A tool for functional plant genomics: Chimeric RNA/DNA oligonucleotides cause in vivo gene-specific mutations

Peter R. Beetham, Peter B. Kipp, Xenia L. Sawycky, Charles J. Arntzen, Gregory D. May

Research output: Contribution to journalArticlepeer-review

191 Scopus citations


Self-complementary chimeric oligonucleotides (COs) composed of DNA and modified RNA residues were evaluated as a means to (i) create stable, site- specific base substitutions in a nuclear gene and (ii) introduce a frameshift in a nuclear transgene in plant cells. To demonstrate the creation of allele- specific mutations in a member of a gene family, COs were designed to target the codon for Pro-196 of SuRA, a tobacco acetolactate synthase (ALS) gene. An amino acid substitution at Pro-196 of ALS confers a herbicide-resistance phenotype that can be used as a selectable marker in plant cells. COs were designed to contain a 25-nt homology domain comprised of a five- deoxyribonucleotide region (harboring a single base mismatch to the native ALS sequence) flanked by regions each composed of 10 ribonucleotides. After recovery of herbicide-resistant tobacco cells on selective medium, DNA sequence analyses identified base conversions in the ALS gene at the codon for Pro-196. To demonstrate a site-specific insertion of a single base into a targeted gene, COs were used to restore expression of an inactive green fluorescent protein transgene that had been designed to contain a single base deletion. Recovery of fluorescent cells confirmed the deletion correction. Our results demonstrate the application of a technology to modify individual genetic loci by catalyzing either a base substitution or a base addition to specific nuclear genes; this approach should have great utility in the area of plant functional genomics.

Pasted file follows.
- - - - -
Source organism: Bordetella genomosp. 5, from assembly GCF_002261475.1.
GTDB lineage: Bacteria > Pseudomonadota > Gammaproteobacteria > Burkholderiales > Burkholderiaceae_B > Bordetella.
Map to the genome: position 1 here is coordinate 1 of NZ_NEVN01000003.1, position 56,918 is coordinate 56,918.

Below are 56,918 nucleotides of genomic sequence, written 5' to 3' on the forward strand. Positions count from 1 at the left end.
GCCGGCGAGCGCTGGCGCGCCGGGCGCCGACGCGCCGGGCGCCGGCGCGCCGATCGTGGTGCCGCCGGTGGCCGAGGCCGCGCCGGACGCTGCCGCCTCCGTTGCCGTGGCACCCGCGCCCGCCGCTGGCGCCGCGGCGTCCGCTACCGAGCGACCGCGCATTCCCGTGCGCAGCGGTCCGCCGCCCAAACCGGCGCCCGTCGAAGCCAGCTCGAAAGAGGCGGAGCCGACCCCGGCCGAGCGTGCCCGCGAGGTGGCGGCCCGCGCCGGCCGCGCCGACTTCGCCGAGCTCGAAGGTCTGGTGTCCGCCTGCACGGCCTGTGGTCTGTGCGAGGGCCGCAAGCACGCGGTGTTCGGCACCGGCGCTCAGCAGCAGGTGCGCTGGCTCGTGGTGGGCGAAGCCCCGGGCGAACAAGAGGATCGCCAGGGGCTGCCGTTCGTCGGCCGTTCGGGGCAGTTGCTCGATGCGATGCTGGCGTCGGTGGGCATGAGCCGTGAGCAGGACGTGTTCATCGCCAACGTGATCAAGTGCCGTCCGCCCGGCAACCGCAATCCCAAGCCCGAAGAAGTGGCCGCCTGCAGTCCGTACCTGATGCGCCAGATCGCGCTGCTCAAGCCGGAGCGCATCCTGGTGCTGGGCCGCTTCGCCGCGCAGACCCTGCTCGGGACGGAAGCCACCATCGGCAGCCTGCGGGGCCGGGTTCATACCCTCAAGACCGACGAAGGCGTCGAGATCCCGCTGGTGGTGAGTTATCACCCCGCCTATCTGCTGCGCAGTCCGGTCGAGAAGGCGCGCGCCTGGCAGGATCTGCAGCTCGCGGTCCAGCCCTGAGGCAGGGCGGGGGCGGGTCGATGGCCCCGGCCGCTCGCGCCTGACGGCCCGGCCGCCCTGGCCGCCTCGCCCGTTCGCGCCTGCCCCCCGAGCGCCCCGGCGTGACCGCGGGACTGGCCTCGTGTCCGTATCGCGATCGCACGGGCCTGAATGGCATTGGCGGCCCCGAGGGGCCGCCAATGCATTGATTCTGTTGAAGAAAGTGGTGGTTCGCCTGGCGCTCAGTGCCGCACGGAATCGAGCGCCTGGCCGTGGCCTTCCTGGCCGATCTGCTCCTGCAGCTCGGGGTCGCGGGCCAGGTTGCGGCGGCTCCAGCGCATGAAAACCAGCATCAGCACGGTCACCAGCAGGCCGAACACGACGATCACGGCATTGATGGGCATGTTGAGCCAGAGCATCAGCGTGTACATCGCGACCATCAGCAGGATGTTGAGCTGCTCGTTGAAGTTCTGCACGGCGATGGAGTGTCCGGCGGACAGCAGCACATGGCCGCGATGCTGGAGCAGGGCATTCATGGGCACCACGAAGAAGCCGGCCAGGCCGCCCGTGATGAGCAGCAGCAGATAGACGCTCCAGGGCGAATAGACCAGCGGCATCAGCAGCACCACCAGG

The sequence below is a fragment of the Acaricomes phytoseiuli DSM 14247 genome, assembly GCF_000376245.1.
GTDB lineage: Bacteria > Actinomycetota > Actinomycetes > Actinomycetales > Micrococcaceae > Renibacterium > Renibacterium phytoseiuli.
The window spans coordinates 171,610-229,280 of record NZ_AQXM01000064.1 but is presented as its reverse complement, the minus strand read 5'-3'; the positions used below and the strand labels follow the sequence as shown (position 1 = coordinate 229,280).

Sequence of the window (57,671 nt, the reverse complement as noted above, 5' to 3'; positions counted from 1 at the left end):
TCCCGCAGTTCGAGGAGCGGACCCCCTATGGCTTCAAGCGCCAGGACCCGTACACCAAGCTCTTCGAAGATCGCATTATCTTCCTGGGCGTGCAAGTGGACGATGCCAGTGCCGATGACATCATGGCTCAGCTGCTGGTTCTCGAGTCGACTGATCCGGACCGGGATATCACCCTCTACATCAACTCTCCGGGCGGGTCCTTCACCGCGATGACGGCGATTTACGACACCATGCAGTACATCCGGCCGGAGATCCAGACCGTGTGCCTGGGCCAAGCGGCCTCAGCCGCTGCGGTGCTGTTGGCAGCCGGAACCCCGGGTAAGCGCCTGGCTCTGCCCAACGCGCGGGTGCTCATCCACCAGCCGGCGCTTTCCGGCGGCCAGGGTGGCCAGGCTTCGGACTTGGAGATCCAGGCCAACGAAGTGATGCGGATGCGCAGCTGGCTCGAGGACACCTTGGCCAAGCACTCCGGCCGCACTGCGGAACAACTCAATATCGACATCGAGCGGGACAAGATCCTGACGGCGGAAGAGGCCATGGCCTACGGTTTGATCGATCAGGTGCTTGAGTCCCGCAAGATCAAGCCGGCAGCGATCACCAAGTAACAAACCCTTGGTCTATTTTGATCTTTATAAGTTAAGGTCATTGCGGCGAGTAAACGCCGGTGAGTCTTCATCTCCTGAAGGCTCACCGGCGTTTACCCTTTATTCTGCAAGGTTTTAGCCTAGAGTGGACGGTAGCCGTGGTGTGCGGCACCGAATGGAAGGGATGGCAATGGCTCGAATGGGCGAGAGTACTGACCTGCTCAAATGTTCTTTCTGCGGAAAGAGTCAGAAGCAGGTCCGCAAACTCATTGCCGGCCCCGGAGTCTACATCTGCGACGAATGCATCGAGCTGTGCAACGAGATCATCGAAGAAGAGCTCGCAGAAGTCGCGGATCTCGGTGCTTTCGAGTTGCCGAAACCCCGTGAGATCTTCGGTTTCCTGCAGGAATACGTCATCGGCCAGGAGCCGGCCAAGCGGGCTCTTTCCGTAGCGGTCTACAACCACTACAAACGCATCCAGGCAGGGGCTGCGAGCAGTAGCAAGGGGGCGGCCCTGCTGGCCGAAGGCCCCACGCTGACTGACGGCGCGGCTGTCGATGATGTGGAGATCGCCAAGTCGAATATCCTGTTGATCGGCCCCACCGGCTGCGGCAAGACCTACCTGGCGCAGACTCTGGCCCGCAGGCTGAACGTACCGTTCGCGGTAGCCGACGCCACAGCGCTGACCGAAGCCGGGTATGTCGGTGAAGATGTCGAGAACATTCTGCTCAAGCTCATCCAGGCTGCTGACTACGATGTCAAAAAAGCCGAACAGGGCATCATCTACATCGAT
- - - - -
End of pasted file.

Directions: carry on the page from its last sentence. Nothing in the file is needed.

Original languageEnglish (US)
Pages (from-to)8774-8778
Number of pages5
JournalProceedings of the National Academy of Sciences of the United States of America
Issue number15
StatePublished - Jul 20 1999
Externally publishedYes

ASJC Scopus subject areas

  • General


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